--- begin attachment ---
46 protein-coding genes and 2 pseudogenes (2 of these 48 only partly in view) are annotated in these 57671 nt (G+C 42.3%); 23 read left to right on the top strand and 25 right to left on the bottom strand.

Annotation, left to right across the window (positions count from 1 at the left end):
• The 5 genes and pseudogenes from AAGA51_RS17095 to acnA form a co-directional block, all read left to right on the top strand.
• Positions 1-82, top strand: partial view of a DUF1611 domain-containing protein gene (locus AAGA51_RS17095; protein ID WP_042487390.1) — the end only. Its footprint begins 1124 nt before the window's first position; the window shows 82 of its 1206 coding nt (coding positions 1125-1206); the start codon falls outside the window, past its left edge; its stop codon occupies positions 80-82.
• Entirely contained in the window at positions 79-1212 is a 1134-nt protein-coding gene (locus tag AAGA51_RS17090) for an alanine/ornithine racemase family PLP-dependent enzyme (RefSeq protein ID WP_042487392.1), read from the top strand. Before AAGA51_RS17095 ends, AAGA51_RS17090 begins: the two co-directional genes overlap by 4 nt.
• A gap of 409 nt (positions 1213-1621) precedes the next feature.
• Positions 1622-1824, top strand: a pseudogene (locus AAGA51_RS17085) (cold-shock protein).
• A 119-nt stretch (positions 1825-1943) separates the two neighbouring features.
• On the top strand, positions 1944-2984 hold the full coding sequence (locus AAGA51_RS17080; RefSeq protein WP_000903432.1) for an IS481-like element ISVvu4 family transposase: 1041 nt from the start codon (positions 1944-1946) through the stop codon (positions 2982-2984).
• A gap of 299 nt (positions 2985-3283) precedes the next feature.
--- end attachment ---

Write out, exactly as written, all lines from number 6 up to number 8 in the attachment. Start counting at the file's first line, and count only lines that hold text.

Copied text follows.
• A gap of 409 nt (positions 1213-1621) precedes the next feature.
• Positions 1622-1824, top strand: a pseudogene (locus AAGA51_RS17085) (cold-shock protein).
• A 119-nt stretch (positions 1825-1943) separates the two neighbouring features.